Why do they add that extra layer of cruelty?

The most chilling aspect of Residential Surveillance at a Designated Location (RSDL) is the fact that it’s allowed under the law, according to Chinese independent journalist and writer Zhao Sile (赵思乐) . “This thing is legal. It’s in the Chinese law; it’s too frightening.”

 

How can you protest something, she asks, when the procedure is legal? “The government can simply answer any criticism with – ‘It’s according to our law.’”

 

State-sanctioned enforced disappearances are not new in China, but since 2013, the police have the right to disappear someone, hold them in solitary confinement, and deny them access to family and lawyers for up to six months.

 

“RSDL is more frightening than being in jail. You can’t talk with anyone in RSDL. You’re in a place where people don’t know where you are.”

 

Zhao is talking from Taipei where she recently published a new book about women activists, social movements and political repression in China called 她们的征途 (Her Battles in English).

 

Once someone has disappeared into RSDL they’re lost, and they may be lost forever, she says. “The most terrifying part is [the family] doesn’t know where they are – they can’t send a lawyer to check on them to see if they’ve been tortured.. I think what makes people afraid the most is the not knowing.”

 

They maintain the secrecy, she says, as a cloak to buy time. “If they don’t inform the family, they can keep them for longer.” But this lack of information is unbearably cruel on loved ones.

 

“RSDL is more frightening than being in jail. You can’t talk with anyone in RSDL. You’re in a place where people don’t know where you are.”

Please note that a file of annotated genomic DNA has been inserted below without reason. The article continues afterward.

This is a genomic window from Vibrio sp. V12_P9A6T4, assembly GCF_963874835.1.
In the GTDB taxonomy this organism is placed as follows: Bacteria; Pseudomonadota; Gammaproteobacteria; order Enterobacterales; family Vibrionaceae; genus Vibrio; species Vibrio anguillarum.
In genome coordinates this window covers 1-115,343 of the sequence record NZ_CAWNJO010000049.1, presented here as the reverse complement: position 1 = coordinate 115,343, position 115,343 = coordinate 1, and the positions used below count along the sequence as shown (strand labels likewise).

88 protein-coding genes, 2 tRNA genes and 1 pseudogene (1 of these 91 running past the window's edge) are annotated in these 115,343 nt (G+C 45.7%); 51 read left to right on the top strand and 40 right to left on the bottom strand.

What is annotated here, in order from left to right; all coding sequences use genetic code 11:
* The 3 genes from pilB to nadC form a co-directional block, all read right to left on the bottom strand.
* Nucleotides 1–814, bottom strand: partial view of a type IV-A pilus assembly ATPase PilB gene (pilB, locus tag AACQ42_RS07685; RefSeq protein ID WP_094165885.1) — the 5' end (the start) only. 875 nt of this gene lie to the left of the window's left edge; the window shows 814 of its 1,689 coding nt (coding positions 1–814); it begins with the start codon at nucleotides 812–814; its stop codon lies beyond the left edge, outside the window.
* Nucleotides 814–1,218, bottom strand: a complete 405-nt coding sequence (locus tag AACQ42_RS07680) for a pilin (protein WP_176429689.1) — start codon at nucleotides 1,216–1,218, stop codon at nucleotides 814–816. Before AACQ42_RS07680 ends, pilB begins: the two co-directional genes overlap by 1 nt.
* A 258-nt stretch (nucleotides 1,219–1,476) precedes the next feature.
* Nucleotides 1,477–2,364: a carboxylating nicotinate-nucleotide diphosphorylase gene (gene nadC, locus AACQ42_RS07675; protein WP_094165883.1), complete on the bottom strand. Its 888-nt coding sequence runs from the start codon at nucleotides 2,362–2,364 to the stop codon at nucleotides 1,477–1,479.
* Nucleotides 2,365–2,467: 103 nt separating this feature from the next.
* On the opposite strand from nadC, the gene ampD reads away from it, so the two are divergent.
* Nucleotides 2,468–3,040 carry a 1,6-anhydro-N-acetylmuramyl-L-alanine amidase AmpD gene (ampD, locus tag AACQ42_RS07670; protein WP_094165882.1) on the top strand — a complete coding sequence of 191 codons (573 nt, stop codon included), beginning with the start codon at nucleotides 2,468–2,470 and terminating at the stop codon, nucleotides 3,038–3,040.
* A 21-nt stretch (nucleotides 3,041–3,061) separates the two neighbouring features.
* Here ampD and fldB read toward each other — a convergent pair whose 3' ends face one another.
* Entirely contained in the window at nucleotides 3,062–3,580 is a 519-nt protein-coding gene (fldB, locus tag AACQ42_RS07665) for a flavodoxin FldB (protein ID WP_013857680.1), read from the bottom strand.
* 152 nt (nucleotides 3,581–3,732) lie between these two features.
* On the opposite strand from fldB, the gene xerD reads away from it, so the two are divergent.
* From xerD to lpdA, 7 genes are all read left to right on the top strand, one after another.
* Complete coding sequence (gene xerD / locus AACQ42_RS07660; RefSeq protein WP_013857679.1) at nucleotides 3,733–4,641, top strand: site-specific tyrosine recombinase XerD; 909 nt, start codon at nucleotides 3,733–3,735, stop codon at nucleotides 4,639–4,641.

“Why do they add that extra layer of cruelty by keeping the family in the dark?” she asks.

 

She points to the largely unreported case of Zhao Suli (素利), the wife of dissident Qin Yongming, who disappeared without a trace more than three years ago. “No one talks about this case – her children can’t find her – she just disappeared…We’re afraid some accident happened to her. Maybe she just died under RSDL. The police are allowed not to tell families where they are being held so you can just disappear people this way.

 

“They don’t know where to look for her…”

 

Since this interview Zhao Suli has resurfaced – she was allowed a brief visit with her family in early February but is still not free – she is now being held at her own home, according to this report by Radio Free Asia.

 

Zhao Sile has spent many months interviewing the wives of the 709 lawyers, many of whom were victims of RSDL, and for Her Battles she also talked with NGO worker Kou Yanding (寇延丁) who spent 128 days in RSDL (for an extract from Kou Yanding’s own book about her ordeal please see Kou Yanding: You must get our approval for everything).  Kou, she said, was still so distressed from her RSDL experience that she found it difficult to talk about it at length, even though several years had passed.

 

Several of Zhao’s friends have also been disappeared, she says sadly, so she has first hand experience of this fear.

 

“One of my friends is now in RSDL. I’m really concerned about him; his name is Zhen Jianghua (甄江华).”

 

Zhen, an online human rights campaigner, was detained on 1 September last year, and is now being held under RSDL on suspicion of inciting state subversion. The latest news in Zhen’s case came in early February, when his lawyer said his application to see Zhen had been denied.

 

Zhao describes how activists, like Zhen before he was detained, have been trying toughen themselves up so they can cope better with the torturous experience of RSDL.